spitfire © Nick Stone

I lived in North Walsham as a kid. RAF Coltishall was only about 6 miles away. We all grew up with the Lightning; the cold-war emblems glossily belting past at high altitude, breaking the sound barrier with that window-rattling, deep, sonorous boom they are famed for. Ken Wallace lived near enough by to occasionally give us a glimpse of the eccentricities of his autogyros, and later came the Jaguars. Now it is a Prison; HMP Bure, and a Solar farm.

Brightest in my memory, among the receding pictures of childhood in my head amongst the other remains of when I was six or seven is The Battle of Britain Memorial Flight. It was stationed at RAF Coltishall in the late 1960s and early the 1970s, A Lancster a Spitfire and Hurricane. At certain times, a week without seeing a Spitfire or Hurricane was pretty rare as I remember it. I’m oldernow, but still I’ll run outside at the merest hint of a Merlin or a Griffon, either a Charger or a Workhorse I don’t mind. I try and avoid the places where there might be too many of them, because I honestly think overexposure to the sound will make me weep. I don’t know if it’s the nostalgia of childhood or the things they represent to those of us who grew up closer to the end of the Second World War than we were to now, or if it is just that sound, the throttling up, the whine of the superchargers. The cadence and lyricism of those cylinders, the tearing drumbeat of a turn, a climb or a dive. My oh my.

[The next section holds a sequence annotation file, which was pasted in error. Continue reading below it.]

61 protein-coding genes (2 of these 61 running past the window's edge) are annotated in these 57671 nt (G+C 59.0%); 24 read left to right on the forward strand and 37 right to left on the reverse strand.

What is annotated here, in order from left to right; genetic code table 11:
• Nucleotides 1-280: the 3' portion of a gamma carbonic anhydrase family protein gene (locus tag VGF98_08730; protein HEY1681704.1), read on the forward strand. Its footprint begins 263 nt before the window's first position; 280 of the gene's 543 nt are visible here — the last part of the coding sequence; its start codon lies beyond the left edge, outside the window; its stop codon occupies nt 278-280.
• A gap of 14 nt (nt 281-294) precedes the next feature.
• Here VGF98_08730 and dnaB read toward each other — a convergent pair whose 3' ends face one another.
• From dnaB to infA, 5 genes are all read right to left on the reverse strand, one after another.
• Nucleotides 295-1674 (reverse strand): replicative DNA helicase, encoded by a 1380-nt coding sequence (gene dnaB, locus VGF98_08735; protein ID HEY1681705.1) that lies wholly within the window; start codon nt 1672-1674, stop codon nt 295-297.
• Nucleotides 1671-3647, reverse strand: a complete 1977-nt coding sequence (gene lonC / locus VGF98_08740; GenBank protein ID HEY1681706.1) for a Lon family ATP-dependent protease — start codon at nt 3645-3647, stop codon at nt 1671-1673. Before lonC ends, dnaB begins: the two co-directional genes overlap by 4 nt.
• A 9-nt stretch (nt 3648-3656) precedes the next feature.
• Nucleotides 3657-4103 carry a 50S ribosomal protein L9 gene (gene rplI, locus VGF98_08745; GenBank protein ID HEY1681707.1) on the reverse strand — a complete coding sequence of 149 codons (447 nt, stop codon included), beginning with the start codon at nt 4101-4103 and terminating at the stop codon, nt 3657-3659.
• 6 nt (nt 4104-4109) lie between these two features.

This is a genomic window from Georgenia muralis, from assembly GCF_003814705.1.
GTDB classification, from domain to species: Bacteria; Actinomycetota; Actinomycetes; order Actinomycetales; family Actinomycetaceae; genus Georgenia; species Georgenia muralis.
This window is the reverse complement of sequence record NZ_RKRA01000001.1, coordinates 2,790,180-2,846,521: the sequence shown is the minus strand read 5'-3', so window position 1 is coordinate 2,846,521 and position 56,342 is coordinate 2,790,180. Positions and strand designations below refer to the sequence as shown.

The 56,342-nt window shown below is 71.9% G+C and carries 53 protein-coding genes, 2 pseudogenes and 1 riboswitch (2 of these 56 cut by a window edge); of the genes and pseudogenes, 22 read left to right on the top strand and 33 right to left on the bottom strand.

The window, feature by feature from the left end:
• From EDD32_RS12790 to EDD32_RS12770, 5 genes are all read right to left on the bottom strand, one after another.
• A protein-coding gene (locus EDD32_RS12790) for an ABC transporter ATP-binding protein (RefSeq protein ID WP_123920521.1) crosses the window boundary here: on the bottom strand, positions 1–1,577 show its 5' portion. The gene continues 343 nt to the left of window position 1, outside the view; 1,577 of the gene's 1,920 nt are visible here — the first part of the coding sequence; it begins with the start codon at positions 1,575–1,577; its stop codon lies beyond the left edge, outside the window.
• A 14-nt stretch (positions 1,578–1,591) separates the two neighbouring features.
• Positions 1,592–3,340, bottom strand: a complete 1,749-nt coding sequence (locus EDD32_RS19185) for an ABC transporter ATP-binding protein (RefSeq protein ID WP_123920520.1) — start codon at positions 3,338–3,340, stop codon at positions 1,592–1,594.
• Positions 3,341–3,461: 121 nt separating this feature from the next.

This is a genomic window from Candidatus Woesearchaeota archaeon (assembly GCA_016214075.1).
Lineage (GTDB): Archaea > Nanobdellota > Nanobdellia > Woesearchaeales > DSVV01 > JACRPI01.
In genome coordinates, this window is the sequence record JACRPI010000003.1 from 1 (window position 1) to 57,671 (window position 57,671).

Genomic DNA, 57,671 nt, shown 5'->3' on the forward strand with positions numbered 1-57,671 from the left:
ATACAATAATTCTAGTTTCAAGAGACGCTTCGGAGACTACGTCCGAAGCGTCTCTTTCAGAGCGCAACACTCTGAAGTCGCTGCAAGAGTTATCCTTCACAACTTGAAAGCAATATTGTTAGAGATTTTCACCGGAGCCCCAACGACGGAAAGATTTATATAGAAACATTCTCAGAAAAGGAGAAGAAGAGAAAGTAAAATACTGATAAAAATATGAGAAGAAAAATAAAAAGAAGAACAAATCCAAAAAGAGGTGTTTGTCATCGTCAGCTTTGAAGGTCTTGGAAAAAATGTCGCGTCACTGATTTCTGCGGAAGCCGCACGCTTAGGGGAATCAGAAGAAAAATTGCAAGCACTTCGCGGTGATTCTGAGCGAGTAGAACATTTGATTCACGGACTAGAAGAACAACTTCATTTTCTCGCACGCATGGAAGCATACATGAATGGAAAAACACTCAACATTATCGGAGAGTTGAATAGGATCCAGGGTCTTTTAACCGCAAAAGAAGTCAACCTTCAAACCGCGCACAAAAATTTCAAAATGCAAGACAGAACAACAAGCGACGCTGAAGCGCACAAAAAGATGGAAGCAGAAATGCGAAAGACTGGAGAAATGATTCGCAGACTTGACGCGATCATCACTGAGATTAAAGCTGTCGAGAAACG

Hurricane © Nick Stone

© Nick Stone. Photos RAF Marham family day 2010.